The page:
She has a degree in early childhood education, and now runs La Vida Verde, a fair-trade importing business with her husband, Michael, in Freeland.

In her educational career, she has served on several boards and volunteer organizations and now teaches visual arts part time.

Her daughters, Maddie, 10, and Emma, 8, are intermediate school students in the district, and she was a candidate for the previous opening on the board.

Barker said she would concentrate on enrollment and financial issues, and advocate for children’s rights and support for teachers.

“It’s an obligation to be involved in our children’s schools, to know what’s going on and to play an active role,” she said.

Jill Engstrom, 51, of Clinton, is a trained registered nurse who has lived in the district for 17 years.

Her daughter, Kelsey, and son, Jackson, attend South Whidbey High School. Her husband, Kevin, a mortgage broker, was a candidate for the previous opening on the school board, but now has other civic commitments, she said.

Engstrom said she has volunteered with the school district for 11 years, and has been PTA president at all three schools.

She promised to focus on declining enrollment, “and the future education of our students.”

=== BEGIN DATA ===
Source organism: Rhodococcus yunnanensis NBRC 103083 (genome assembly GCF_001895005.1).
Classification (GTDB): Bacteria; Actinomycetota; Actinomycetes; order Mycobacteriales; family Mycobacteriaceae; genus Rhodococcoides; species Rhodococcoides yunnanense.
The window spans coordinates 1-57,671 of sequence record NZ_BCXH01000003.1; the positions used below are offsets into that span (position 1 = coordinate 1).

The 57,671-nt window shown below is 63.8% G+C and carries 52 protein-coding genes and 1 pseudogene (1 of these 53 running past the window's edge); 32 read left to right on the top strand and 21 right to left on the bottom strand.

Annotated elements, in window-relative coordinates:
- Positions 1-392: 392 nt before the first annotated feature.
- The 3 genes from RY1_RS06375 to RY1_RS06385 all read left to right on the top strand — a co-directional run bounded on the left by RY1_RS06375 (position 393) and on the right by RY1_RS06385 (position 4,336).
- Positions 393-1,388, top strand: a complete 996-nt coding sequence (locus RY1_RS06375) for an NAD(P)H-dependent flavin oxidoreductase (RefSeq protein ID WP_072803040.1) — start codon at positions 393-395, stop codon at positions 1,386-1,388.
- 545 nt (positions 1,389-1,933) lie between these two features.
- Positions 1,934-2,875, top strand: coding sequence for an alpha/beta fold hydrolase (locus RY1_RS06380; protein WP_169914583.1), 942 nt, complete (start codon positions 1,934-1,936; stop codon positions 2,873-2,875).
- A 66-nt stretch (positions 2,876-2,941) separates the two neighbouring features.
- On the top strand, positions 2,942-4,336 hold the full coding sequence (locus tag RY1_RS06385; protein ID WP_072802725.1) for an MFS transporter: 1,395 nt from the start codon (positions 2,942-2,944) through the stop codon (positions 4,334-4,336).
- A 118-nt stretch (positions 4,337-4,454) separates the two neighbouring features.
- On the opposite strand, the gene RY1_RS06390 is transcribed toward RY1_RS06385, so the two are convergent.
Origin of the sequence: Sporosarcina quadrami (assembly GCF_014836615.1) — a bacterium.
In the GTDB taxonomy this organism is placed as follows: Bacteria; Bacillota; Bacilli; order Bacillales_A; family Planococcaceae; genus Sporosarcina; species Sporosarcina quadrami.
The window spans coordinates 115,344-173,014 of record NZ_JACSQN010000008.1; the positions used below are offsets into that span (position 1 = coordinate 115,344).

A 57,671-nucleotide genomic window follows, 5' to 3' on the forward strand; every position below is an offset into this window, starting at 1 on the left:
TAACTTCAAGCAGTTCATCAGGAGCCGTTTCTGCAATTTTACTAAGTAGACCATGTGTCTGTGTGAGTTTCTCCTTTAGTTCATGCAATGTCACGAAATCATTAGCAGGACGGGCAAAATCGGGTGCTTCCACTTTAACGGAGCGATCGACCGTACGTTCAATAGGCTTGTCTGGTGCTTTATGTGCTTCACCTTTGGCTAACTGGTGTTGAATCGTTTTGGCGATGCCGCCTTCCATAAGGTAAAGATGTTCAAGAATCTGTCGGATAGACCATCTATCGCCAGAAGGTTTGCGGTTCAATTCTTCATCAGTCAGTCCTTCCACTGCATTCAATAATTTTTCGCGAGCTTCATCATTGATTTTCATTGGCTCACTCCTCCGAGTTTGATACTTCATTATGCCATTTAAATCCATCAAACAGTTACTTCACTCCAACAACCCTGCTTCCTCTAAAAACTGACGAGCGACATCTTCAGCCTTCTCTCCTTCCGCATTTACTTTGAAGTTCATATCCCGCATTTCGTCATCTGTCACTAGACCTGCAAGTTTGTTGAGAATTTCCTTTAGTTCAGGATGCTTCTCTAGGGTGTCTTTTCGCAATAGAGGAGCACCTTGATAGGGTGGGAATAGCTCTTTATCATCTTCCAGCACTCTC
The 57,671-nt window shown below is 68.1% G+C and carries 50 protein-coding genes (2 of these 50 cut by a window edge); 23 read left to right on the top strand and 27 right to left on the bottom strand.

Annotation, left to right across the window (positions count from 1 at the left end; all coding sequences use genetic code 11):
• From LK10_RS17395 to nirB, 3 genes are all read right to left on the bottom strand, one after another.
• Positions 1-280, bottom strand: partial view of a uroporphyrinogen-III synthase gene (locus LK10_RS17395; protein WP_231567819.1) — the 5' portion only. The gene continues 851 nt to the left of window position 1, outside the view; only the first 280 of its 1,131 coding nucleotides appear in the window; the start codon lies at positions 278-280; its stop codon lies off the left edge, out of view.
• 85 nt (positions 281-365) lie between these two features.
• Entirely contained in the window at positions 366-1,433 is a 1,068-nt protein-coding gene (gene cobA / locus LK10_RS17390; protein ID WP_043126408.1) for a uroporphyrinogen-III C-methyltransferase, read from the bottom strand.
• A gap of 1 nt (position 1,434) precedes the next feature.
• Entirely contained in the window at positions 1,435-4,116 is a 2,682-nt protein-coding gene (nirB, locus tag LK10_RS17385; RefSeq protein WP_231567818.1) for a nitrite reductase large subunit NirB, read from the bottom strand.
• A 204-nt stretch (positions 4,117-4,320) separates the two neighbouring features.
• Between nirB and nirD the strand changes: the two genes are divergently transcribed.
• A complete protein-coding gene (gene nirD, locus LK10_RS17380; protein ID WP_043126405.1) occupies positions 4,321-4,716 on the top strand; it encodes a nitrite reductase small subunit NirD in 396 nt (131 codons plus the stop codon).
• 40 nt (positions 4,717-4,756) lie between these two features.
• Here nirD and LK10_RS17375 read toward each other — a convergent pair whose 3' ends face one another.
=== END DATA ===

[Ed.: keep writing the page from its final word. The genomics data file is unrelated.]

“I think we live in a fabulous school district, and a fabulous community,” she said.

Thomas Fisher, 59, of Clinton, has lived in the district for 25 years. He has been a cabinetmaker for 30 years, and his wife, Mary, operates Cultus Bay Nursery.

He ran for county commissioner in 2000, and was president of the Island County Smart Growth Coalition in 2002 and 2003.

He said his three grown children all went through district schools, “and I strongly believe in public education.”

Fisher said the financial skills he acquired in running his own business would serve him well on the school board in these tight economic times.

“It’s an opportunity to be of service to the community,” he said. “I’ve got more time now that the kids are gone.”

David Cauffman, 64, of Clinton, is a retired space physicist who moved to the island in 2000 from the Bay Area in California.

He was chief scientist and director of research for Lockheed Martin while it operated the U.S. Department of Energy’s Idaho National Laboratory. He worked for Lockheed Martin for

22 years, mostly in California. Before that, he was program scientist in space plasma physics at NASA headquarters.

He’s a board member of Island County Habitat for Humanity, and this year helped evaluate senior projects at the high school.

From 2003 to 2007, he was a board member of Unitarian Universalist Congregation of Whidbey Island, serving as treasurer, secretary and president.

He said his focus would be to continue student opportunity and fundamental development in the dismal fiscal climate.

“There’s terrific talent in our young people here,” he said. “Our goal should be to be well above average, if not near the top.”

He took a positive view of the challenges facing the school board.

“There are going to be changes,” he said, “but it’s an opportunity to be better.”